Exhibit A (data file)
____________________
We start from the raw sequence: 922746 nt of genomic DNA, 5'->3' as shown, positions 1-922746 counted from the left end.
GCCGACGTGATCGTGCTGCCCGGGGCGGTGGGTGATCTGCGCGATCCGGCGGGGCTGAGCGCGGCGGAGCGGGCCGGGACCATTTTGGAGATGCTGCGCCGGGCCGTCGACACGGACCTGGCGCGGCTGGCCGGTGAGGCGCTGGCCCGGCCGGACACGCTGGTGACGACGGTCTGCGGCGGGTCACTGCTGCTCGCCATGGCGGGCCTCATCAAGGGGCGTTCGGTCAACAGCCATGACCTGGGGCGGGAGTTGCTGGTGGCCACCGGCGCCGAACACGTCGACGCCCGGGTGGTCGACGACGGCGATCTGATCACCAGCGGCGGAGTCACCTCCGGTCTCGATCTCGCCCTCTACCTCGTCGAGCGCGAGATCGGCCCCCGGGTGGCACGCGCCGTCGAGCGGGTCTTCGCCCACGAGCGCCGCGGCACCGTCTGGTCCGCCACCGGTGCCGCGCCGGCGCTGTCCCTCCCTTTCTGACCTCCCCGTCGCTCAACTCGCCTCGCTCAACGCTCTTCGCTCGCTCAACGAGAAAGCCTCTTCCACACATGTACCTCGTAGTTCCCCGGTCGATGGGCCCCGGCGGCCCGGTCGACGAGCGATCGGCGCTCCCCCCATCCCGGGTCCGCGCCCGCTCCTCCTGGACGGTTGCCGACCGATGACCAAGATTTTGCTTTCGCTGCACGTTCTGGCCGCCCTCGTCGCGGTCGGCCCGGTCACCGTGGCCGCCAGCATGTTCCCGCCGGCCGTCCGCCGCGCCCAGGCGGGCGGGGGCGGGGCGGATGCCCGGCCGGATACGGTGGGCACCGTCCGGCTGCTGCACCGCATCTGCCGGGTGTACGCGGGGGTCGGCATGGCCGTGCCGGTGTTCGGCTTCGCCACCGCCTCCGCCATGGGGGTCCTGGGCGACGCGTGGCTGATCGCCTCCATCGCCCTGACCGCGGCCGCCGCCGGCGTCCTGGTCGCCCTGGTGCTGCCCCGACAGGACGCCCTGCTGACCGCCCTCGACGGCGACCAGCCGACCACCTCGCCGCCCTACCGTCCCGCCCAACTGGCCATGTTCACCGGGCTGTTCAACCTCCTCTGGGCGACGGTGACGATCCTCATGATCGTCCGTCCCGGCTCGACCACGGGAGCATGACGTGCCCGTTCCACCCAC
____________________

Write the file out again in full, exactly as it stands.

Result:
We start from the raw sequence: 922746 nt of genomic DNA, 5'->3' as shown, positions 1-922746 counted from the left end.
GCCGACGTGATCGTGCTGCCCGGGGCGGTGGGTGATCTGCGCGATCCGGCGGGGCTGAGCGCGGCGGAGCGGGCCGGGACCATTTTGGAGATGCTGCGCCGGGCCGTCGACACGGACCTGGCGCGGCTGGCCGGTGAGGCGCTGGCCCGGCCGGACACGCTGGTGACGACGGTCTGCGGCGGGTCACTGCTGCTCGCCATGGCGGGCCTCATCAAGGGGCGTTCGGTCAACAGCCATGACCTGGGGCGGGAGTTGCTGGTGGCCACCGGCGCCGAACACGTCGACGCCCGGGTGGTCGACGACGGCGATCTGATCACCAGCGGCGGAGTCACCTCCGGTCTCGATCTCGCCCTCTACCTCGTCGAGCGCGAGATCGGCCCCCGGGTGGCACGCGCCGTCGAGCGGGTCTTCGCCCACGAGCGCCGCGGCACCGTCTGGTCCGCCACCGGTGCCGCGCCGGCGCTGTCCCTCCCTTTCTGACCTCCCCGTCGCTCAACTCGCCTCGCTCAACGCTCTTCGCTCGCTCAACGAGAAAGCCTCTTCCACACATGTACCTCGTAGTTCCCCGGTCGATGGGCCCCGGCGGCCCGGTCGACGAGCGATCGGCGCTCCCCCCATCCCGGGTCCGCGCCCGCTCCTCCTGGACGGTTGCCGACCGATGACCAAGATTTTGCTTTCGCTGCACGTTCTGGCCGCCCTCGTCGCGGTCGGCCCGGTCACCGTGGCCGCCAGCATGTTCCCGCCGGCCGTCCGCCGCGCCCAGGCGGGCGGGGGCGGGGCGGATGCCCGGCCGGATACGGTGGGCACCGTCCGGCTGCTGCACCGCATCTGCCGGGTGTACGCGGGGGTCGGCATGGCCGTGCCGGTGTTCGGCTTCGCCACCGCCTCCGCCATGGGGGTCCTGGGCGACGCGTGGCTGATCGCCTCCATCGCCCTGACCGCGGCCGCCGCCGGCGTCCTGGTCGCCCTGGTGCTGCCCCGACAGGACGCCCTGCTGACCGCCCTCGACGGCGACCAGCCGACCACCTCGCCGCCCTACCGTCCCGCCCAACTGGCCATGTTCACCGGGCTGTTCAACCTCCTCTGGGCGACGGTGACGATCCTCATGATCGTCCGTCCCGGCTCGACCACGGGAGCATGACGTGCCCGTTCCACCCAC